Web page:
Warming To Hit "Roads, Pipelines" In Canada North
Reuters - OTTAWA - Roads, buildings and pipelines in Canada's north are at risk from global warming and the government must do more to protect infrastructure in the remote frozen region, an official panel said Thursday.
Temperatures in the north -- which includes the Arctic -- are rising much faster than elsewhere in the world, and this comes at a time of increasing interest in the area's vast mineral and energy reserves.
The National Round Table on the Environment and the Economy (NRTEE) said the permafrost layer had begun to melt, a development that can have disastrous consequences.
"Melting permafrost is undermining building foundations and threatens roads, pipelines and communications infrastructure,' it said in a report, also citing the potential danger to energy systems, waste disposal sites and ponds containing toxic tailings from mines.
"The risk to infrastructure systems will only intensify as the climate continues to warm."
The panel called for better building codes to help protect against the effects of climate change, better disaster planning and a change in insurance policies to encourage modifications to take into account the risks of warming.
The NRTEE -- which Ottawa set up in 1988 to provide it with information and advice on environmental issues -- also cited the risks posed by coastal erosion, storm surges, wildfires, blizzards and changing wind and snowstorm patterns.
The faster rate of warming is shortening the life of ice roads that supply massive mines like the diamond operation at Diavik in the Northwest Territories. Diavik is 60 percent owned by mining company Rio Tinto.
The NRTEE cited a 2009 report from Canada's federal environment ministry which said more than C$5 trillion ($4.8 trillion) of aging infrastructure could be threatened by the changing climate.
The risk of damage is particularly dangerous because in many remote communities, there are no back-up electricity generating systems or roads or secondary hospitals.
In particular, the report said, communications and energy transmission towers were becoming increasingly susceptible to the risk of failure.
The changes in permafrost, which include sudden shifts in the ground, will make pipeline construction more complicated.
This could have implications for the planned C$16.2 billion 1,220 km (760 mile) Mackenzie Valley pipeline to ship gas from the Arctic to the western province of Alberta.
The main partners in the project include Imperial Oil Ltd, Royal Dutch Shell, ConocoPhillips and Exxon Mobil Corp.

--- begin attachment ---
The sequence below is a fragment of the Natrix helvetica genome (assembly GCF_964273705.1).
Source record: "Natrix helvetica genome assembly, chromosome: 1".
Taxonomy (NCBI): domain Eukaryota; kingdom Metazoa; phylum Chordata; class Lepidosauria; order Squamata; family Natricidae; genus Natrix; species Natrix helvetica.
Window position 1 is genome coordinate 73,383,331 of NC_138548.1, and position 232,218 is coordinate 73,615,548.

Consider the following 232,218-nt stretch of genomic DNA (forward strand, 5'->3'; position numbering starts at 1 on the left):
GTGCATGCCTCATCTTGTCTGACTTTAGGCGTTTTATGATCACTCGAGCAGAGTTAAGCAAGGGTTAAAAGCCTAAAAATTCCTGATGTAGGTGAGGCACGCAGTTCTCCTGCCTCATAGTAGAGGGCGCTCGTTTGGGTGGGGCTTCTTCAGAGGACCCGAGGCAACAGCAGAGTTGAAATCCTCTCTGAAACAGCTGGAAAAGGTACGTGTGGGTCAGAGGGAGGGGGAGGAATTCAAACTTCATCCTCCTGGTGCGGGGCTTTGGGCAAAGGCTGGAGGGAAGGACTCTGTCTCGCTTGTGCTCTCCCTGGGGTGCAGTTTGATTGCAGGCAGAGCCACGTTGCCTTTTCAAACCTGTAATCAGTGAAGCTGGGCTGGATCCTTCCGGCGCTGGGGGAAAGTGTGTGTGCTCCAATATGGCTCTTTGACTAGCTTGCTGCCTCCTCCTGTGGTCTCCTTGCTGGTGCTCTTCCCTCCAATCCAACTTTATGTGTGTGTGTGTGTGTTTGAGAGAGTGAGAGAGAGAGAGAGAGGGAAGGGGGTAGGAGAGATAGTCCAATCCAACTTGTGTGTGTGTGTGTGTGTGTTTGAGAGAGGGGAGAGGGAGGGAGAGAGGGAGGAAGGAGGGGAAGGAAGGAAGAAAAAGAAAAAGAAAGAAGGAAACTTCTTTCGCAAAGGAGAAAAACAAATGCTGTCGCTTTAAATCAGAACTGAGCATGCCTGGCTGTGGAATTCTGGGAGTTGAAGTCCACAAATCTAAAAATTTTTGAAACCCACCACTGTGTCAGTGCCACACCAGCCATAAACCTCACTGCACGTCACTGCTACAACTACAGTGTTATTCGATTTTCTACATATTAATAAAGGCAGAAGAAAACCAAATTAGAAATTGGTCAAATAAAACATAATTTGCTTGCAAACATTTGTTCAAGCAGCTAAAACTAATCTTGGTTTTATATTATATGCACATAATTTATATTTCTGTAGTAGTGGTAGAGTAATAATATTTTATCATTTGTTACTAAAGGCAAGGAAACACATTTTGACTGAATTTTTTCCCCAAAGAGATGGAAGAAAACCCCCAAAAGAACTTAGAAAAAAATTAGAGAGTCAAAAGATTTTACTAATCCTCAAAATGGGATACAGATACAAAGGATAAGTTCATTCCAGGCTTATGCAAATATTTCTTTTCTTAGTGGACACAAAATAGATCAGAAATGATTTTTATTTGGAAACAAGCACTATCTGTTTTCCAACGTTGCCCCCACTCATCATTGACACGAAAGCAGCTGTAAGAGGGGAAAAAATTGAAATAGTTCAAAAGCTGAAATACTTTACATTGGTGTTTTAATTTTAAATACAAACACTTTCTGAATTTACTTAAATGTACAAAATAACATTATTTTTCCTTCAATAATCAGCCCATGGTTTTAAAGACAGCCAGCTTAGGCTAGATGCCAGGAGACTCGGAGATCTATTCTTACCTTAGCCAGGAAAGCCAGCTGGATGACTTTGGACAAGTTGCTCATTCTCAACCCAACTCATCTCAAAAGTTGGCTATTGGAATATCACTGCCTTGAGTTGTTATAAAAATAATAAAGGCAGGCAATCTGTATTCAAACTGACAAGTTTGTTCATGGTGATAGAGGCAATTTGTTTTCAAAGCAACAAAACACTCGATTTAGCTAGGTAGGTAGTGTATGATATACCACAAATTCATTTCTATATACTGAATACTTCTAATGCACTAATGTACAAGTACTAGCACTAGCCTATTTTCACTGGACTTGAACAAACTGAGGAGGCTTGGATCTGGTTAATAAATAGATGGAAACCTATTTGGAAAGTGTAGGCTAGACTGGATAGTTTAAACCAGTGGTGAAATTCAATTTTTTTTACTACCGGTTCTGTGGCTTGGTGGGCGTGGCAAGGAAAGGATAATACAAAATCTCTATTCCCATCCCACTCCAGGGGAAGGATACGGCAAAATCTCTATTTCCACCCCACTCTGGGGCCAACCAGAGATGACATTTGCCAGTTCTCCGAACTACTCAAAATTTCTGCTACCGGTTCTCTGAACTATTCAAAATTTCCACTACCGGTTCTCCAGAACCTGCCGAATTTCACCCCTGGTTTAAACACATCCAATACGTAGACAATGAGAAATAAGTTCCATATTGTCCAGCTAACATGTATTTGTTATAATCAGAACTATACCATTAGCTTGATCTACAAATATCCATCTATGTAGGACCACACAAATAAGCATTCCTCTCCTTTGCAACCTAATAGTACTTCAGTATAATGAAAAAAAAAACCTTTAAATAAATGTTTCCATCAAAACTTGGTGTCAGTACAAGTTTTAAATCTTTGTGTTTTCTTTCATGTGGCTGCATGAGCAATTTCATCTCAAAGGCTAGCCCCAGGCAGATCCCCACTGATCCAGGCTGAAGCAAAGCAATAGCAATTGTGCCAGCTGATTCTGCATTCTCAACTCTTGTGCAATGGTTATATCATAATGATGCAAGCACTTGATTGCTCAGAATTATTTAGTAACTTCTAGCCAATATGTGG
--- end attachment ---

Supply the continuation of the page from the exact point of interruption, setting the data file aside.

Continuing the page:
The report also said containment structures, which hold in toxic mine tailings and other materials, often rely on the integrity of permafrost. A release of toxins "could be environmentally and socially disastrous," it added.
Permafrost thaw threatens Russia oil and gas complex: study
AFP - MOSCOW — Thawing permafrost caused by global warming is costing Russian energy firms billions of dollars annually in damage control and shrinking Russia's territory, Greenpeace warned in a new study Friday.
According to the report by the environmental watchdog, up to 55 billion roubles (1.9 billion dollars) a year is spent on repairs to infrastructure and pipelines damaged by changes in the permafrost in western Siberia.
"For Russia, the biggest threat of the permafrost melt is to oil and gas company infrastructure," said Vladimir Chuprov, who heads Greenpeace's energy programme in Russia.
He said that the group had consulted with experts at gas giant Gazprom in writing its report, which detailed the destruction to infrastructure such as pipelines caused by rising temperatures and resulting melt water.
"These are people who see what is happening and are already feeling the economic consequences of it," he told reporters in Moscow.
Russia's main raw export industries are spread across the Siberian permafrost, which makes up over 60 percent of its territory and includes 20 cities and several hundred thousand people.
The permafrost thaw has accelerated in recent years and Russia is now shrinking by 30 square kilometres (12 square miles) per year as icey territory disappears from the coastline, one of the authors of the report, Oleg Anisimov, warned.
"It's not only an economic and infrastructure problem but a geopolitical one. It means the loss of Russian territory," said Anisimov, a senior researcher at the State Hydrological Institute in Saint Petersburg.
"It's a simple observable fact that in the last decade the coastline retreat has sped up by five or six times."
...Another Greenpeace study author Sergei Kirpotin said that the greatest threat of the permafrost melt may be that it powerfully accelerates global warming by unlocking billions of tonnes of the potent greenhouse gas methane.
Methane is some 20 times more efficient than carbon dioxide in trapping solar heat, experts say.
"Before we saw marshlands just as wasteland but in recent years scientists have realized that the Siberian swamplands have a large climate-regulating role," said Kirpotin, from the Tomsk State University in Siberia.
"It is like a methane bomb threat in our north.... There is the feeling that this bomb figuratively speaking could explode."
In a complex cycle, permafrost melts at the edges of lakes that previously were iced over year-round, he explained.
Organic material -- the remains of rotted plants and long-dead animals -- then melt into the lake from the soil and decompose to form methane. With the thaw, the methane bubbles to the surface and is released into the atmosphere.